The overview shows the most important things about your photo. Information about the file is shown first: format, dimensions, aspect ratio and color space. This is followed by the lens, film speed and exposure time for the photo.
The preview includes a circular symbol showing the iPhone's camera position and orientation. The auto-focus area is shown as a yellow box.
Exify shows tips at the bottom of the screen for each view. Let's see what happens when you tap on the preview to magnify a feature…
The round magnifier lets you examine details in your image at 1×, 2×, and 4×. There is no smoothing in this view: you're seeing pixel-level detail. Double tap on the magnifier to change the zoom.
The image behind the magnifier can be adjusted by pinching: the scale factor snaps to standard values like 25%, 50%, etc.
You can also hide or show the magnifier using tap and hold.
Color and Proportions
Each view in Exify has an inspector (eye) icon in the upper-right corner. Tapping this icon gives you more information and allows interaction. In the overview, the inspector lets you do two things: sample colors and measure proportions.
Tapping anywhere in the image moves the color sampler. You can also fine tune the placement by dragging up and down on the preview. The color values are displayed both in standard RGB format and a grayscale luminosity value.
The proportions are shown while you're dragging on the image.
The histogram shows a distribution of color in the image, either as individual RGB channels or grayscale luminosity. The graph is divided into three sections from left-to-right: shadows, midtones, and highlights.
A yellow line shows the median luminosity. When this value falls in the midtones, it's a good indication of well balanced tonal values.
After turning on the inspector (eye), you can measure the histogram distribution.
If a photo contains GPS information, a map with the location will be shown. The red pin indicates where you were standing and the map is oriented using the lens direction. The satellite view can be useful if you were in a remote area without roads or other features. Double tapping with one or two fingers can be used to zoom the map.
The date and time of the photo is also displayed along with the coordinates and bearing. When available, the elevation is also displayed.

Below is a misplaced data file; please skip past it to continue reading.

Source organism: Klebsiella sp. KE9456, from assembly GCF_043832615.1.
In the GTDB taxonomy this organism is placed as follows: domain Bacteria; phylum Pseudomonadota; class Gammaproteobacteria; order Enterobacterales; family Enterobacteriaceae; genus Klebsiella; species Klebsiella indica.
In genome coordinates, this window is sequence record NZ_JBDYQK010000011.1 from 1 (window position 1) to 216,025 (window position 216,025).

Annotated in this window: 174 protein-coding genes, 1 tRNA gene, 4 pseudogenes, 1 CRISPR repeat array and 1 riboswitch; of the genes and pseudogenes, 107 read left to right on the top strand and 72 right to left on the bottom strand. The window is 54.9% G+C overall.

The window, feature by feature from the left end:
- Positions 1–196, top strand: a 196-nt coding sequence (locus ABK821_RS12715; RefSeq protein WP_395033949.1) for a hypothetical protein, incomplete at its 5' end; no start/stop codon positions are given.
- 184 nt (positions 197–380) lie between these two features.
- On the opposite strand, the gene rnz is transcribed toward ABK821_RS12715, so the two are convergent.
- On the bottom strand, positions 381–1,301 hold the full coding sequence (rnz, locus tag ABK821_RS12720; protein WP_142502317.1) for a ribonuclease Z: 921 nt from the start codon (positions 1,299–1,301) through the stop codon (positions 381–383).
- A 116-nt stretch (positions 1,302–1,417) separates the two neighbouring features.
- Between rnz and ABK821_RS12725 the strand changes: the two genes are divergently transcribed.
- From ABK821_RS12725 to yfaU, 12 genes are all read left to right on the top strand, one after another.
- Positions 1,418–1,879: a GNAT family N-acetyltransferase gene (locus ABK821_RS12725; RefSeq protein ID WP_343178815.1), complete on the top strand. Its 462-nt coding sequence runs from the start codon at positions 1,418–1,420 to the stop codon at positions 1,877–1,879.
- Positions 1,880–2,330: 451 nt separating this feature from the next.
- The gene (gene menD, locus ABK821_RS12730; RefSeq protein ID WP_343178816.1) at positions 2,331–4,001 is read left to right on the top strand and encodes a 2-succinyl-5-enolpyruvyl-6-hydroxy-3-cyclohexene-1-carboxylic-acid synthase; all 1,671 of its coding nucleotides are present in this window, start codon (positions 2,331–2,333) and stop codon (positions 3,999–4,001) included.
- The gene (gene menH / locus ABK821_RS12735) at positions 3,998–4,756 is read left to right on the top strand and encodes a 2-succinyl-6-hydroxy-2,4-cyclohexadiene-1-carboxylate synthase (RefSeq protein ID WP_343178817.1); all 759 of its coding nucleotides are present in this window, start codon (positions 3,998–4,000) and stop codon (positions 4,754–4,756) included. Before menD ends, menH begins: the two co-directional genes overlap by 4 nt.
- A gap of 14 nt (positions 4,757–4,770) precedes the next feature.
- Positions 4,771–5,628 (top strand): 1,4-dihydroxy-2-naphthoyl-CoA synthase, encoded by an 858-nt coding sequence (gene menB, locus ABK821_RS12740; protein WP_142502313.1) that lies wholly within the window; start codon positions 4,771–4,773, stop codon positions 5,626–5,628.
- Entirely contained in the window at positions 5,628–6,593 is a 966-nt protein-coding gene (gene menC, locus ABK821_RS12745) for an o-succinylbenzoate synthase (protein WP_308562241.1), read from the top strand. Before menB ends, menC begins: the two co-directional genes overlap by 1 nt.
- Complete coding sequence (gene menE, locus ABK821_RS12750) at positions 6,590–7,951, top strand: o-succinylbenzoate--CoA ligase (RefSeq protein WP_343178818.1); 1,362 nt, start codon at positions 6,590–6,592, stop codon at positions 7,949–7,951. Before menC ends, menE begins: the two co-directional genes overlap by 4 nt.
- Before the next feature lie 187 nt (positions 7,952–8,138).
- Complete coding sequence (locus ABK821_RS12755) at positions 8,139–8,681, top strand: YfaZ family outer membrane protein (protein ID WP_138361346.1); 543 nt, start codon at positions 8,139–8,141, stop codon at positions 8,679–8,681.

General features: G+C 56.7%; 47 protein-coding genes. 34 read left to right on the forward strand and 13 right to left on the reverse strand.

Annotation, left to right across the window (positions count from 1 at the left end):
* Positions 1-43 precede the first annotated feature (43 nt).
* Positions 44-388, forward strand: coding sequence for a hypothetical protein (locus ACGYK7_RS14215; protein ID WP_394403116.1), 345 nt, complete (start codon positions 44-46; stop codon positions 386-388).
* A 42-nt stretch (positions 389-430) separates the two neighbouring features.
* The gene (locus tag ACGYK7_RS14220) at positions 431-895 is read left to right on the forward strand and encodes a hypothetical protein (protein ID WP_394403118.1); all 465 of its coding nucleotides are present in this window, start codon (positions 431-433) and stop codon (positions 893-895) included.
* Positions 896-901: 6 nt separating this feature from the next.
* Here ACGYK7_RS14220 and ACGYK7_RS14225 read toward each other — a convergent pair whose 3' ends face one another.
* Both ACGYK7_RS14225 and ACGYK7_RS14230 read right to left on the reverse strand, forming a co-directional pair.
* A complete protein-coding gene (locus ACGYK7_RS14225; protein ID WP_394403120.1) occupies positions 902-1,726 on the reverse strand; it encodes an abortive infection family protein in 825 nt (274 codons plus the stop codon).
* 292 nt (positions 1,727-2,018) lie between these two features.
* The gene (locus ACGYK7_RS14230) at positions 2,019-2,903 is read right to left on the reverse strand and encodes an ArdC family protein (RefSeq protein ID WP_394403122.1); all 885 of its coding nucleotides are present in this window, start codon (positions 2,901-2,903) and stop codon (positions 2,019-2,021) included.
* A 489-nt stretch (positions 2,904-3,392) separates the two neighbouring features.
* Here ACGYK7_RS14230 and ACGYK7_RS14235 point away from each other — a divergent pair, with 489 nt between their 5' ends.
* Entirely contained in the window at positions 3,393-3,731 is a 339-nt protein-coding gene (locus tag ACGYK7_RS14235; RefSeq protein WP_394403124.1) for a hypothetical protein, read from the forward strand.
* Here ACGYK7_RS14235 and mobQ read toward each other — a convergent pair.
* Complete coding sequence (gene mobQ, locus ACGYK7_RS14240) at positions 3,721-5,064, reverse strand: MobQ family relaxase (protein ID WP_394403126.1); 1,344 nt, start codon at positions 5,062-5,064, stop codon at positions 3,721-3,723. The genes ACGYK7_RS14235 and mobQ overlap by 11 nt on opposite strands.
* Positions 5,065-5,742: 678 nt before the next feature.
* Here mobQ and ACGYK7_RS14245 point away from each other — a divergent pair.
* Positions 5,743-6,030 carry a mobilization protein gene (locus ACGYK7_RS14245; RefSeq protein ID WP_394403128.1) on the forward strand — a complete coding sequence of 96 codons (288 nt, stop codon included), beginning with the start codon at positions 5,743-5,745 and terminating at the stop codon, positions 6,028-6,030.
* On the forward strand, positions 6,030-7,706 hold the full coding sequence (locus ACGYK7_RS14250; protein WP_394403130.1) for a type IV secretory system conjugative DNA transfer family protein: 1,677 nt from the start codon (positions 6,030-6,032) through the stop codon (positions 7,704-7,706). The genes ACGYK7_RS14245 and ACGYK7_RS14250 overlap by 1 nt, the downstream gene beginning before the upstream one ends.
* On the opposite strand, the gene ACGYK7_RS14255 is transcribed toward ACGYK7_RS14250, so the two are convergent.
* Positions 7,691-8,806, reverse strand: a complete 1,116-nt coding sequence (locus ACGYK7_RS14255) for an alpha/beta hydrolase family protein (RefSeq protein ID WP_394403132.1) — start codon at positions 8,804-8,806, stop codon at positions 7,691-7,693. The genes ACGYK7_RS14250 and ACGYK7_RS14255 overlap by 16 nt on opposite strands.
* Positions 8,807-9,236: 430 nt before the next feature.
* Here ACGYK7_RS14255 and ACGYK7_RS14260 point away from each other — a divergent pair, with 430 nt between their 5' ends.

When the inspector is turned on, you can interact with the map using pinch to zoom and rotate. The marker icon resets the position.
If you need to use the location in Maps or another app, use the Copy to Clipboard button to transfer the coordinates.
Every photo you take includes a lot of metadata. If you want to know if the flash fired, the model of iPhone used, if the image has a copyright, or anything else about the photo, just refer to Exify's lists of metadata. The type of metadata being displayed is shown in the header.
The values are displayed according to the Exif and TIFF standards. If you want to see the raw numeric values, enable the inspector.
At the bottom of each list is a button to copy the information to the clipboard. This JSON data can be used in another app or with the editing extension shown below.
Exify can be used as a standalone app that shows images in your Camera Roll or from an action extension in other apps.
Many apps, including Photos, Messages, and Safari, have a share icon (the box with the arrow pointing upwards). When you see this icon for an image, you can use Exify.
The Show Image Information and Magnify Image extensions do the same things you saw above.
You can use the Duplicate Image button to create a copy of an image in your Camera Roll. This can be handy if you want to save the original before editing: some photo apps remove Exif metadata or don't allow you to undo changes.
A photo editing extension is also included. This tool lets you add two things to your photo: a watermark and textual metadata.
There are several options for the watermark that let you tailor it to your needs. The text you enter is recorded so it's quick and easy to add the same watermark every time. When you tap Done, the image is updated. If you want to remove the watermark, use the Revert feature in the Photos app.
You can also add metadata for copyright, image description, and creator. This data doesn't affect the visual appearance of the photo but can be very helpful in publishing workflows (Exify sets both TIFF and IPTC values.)
When an image contains location metadata, the editor can be used to remove the information for privacy.
- Images now render with more color on the beautiful new screens for iPhone 7 and iPad Pro
- Fixed a layout issue with long color profile names
- Information for photos in Messages is now displayed correctly
- Fixed problems loading images from iCloud Photo Library
- Added a progress indicator for large images
- Fixed a crash after new photos were added to your library
- Fixed a refresh problem when adding photos to the library